It’s hard not to be a little disappointed. From all we had heard about Utah’s liquor laws we thought going there would be like visiting some bizarre alternate universe where drinks could be served but not seen. So great was the hype about Utah’s toughest in the nation alcohol restrictions that we contemplated smuggling our own stash over the border like modern day Al Capones.
But our laziness bested our ambition, and we failed to stock our cupboards before arriving. At least, we figured, we’d accumulate stories about harried adventures navigating Prohibition-style liquor laws. What we found instead was all too ordinary, if only because most of the rest of the country is no less bonkers when it comes to booze.
The cognitive dissonance we discovered in Utah over wanting to profit from alcohol sales while simultaneously prohibiting its consumption is hardly unique. Our home state of New York prevents retailers of beer from also offering wine and liquor. In Florida, the Pensacola Bay Brewery can’t legally sell its product on premises but can sell glasses that it fills with “free” beer. Much of the Kentucky Bourbon Trail runs through “dry counties” prompting the legislature to create a loophole allowing the sale of whisky at historic sites.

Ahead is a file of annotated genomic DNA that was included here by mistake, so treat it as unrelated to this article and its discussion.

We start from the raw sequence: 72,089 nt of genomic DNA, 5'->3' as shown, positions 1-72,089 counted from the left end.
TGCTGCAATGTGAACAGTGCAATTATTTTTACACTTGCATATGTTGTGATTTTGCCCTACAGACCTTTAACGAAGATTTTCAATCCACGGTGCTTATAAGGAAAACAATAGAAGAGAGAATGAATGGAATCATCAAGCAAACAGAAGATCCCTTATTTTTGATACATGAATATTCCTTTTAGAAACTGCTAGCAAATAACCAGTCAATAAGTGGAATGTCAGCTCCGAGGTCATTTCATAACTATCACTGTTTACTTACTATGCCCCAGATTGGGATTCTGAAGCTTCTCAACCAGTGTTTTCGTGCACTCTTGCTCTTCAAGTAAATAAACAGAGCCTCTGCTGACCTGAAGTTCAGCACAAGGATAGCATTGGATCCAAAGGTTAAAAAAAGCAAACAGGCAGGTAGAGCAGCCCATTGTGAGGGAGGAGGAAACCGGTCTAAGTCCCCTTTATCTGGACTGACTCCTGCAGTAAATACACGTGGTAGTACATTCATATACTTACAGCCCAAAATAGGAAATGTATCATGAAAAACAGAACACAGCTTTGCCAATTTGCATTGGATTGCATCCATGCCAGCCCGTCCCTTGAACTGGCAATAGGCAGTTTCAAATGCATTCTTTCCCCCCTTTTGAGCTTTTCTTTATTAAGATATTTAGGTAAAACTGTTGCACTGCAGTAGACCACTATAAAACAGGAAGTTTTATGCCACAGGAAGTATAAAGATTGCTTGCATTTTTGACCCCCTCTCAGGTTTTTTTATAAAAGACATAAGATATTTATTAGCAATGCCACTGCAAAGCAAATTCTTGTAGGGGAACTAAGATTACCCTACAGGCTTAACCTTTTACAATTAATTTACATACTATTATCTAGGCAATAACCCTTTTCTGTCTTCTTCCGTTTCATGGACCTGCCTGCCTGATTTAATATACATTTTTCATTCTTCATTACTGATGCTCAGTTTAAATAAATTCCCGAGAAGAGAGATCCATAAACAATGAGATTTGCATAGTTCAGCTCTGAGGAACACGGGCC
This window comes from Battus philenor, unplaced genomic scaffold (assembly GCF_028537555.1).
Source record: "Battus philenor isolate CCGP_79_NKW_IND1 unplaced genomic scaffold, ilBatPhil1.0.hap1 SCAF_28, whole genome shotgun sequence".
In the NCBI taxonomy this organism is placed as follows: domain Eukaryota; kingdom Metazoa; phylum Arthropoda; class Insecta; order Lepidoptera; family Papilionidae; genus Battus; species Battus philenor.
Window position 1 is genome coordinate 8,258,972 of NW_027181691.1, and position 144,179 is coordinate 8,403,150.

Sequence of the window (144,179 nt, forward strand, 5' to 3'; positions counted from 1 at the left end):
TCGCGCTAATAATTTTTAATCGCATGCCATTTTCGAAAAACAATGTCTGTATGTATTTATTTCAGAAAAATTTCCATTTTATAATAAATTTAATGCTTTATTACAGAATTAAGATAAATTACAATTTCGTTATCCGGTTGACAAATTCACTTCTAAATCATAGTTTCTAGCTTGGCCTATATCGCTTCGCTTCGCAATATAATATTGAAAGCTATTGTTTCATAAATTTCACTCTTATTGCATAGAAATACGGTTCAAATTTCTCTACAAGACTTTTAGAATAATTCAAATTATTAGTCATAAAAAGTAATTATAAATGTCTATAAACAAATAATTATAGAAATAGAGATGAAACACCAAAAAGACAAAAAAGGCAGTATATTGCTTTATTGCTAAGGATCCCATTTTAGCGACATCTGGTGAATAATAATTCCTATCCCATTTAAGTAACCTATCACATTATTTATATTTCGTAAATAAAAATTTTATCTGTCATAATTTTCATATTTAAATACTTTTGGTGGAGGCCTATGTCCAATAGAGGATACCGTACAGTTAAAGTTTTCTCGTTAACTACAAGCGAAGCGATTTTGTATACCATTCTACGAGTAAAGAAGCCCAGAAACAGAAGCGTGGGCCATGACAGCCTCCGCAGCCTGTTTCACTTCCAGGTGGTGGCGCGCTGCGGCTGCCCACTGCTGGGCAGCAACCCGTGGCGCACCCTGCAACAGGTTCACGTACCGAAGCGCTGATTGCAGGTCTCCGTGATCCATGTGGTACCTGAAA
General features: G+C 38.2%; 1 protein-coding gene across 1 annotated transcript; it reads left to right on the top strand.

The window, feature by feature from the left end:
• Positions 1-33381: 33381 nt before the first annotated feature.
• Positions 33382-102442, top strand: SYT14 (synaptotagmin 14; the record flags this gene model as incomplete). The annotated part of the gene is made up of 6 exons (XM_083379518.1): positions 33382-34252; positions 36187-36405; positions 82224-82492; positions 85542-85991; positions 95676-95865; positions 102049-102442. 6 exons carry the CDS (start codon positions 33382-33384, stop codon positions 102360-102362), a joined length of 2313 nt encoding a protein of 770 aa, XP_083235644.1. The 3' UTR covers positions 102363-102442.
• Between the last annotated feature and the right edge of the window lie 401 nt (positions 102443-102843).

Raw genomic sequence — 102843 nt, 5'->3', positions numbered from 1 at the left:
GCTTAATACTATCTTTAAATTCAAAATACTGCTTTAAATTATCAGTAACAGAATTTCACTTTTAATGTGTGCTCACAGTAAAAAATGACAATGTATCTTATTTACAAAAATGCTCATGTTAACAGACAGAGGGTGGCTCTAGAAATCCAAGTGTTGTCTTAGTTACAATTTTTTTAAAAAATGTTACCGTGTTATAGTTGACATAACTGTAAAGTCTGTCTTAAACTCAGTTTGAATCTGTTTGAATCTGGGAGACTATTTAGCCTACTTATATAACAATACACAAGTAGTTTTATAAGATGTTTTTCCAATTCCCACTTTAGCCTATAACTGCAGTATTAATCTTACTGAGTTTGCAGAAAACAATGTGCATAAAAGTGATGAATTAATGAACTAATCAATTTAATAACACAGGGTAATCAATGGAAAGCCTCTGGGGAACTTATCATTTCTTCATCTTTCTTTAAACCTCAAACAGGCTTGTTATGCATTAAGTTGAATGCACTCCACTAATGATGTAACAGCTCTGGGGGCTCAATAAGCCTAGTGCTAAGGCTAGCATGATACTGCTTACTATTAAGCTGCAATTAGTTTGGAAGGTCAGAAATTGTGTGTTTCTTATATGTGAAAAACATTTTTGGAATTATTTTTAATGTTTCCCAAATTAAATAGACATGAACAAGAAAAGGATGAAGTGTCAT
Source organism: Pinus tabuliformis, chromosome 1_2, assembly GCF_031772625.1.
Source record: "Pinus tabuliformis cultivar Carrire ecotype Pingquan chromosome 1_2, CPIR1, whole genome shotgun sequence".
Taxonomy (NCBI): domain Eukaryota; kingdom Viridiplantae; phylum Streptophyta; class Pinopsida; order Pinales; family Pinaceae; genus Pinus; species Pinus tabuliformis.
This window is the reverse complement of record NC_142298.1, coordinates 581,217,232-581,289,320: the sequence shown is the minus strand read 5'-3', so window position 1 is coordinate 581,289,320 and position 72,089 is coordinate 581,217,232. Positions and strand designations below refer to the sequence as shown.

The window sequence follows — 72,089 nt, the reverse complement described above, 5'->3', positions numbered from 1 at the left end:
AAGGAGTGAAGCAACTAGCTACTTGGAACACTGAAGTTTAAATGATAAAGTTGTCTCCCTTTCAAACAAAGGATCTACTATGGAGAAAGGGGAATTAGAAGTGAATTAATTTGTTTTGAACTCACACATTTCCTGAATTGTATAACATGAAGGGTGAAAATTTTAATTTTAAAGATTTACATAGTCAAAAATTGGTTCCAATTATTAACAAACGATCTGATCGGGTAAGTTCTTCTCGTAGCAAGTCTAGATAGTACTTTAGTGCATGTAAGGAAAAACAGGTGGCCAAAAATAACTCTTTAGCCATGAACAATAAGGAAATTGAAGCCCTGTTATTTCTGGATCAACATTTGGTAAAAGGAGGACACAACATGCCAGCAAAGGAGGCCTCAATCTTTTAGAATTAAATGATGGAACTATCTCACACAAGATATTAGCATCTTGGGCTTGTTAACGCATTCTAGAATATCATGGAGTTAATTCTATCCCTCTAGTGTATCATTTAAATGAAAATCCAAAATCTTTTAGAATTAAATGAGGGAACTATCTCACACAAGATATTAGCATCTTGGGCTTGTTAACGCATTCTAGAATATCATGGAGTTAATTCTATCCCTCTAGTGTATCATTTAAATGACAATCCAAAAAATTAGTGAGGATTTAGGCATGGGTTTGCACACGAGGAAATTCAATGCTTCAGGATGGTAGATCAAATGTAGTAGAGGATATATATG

Utah has its own peculiarities, but nothing overly daunting or particularly unusual – at least from a retail patron’s perspective. Some are humorous, like the presence of communist-style state run liquor store monopolies in this deeply conservative state. Others are inconvenient, like the inability to get a full flight of beers at a brew pub. And some are sneaky, like limitations on the alcohol content of beers sold in the grocery store. Who knew grocery store six-packs are gimped?
And yet the “communist” liquor stores offered a decent selection at reasonable prices. We could even arrange for a flight of beers at the bar as long as they weren’t all served at once. Ordering one or two samples at a time isn’t much more of a hardship than getting them all together. But it begs the question: Why can I order a single 16-ounce glass of beer but not four, four ounce samples? I guess by Utah’s reasoning one is less than four, regardless of their relative sizes.
We also found Utah to have a pretty healthy sense of humor about the whole thing. We particularly appreciated Wasatch Brewery’s Polygamy Porter with its tag line, “Why have just one!” And we were glad to see that the state-run liquor stores even carried one of our favorite budget reds; a nice complement to the Polygamy Porter, I think.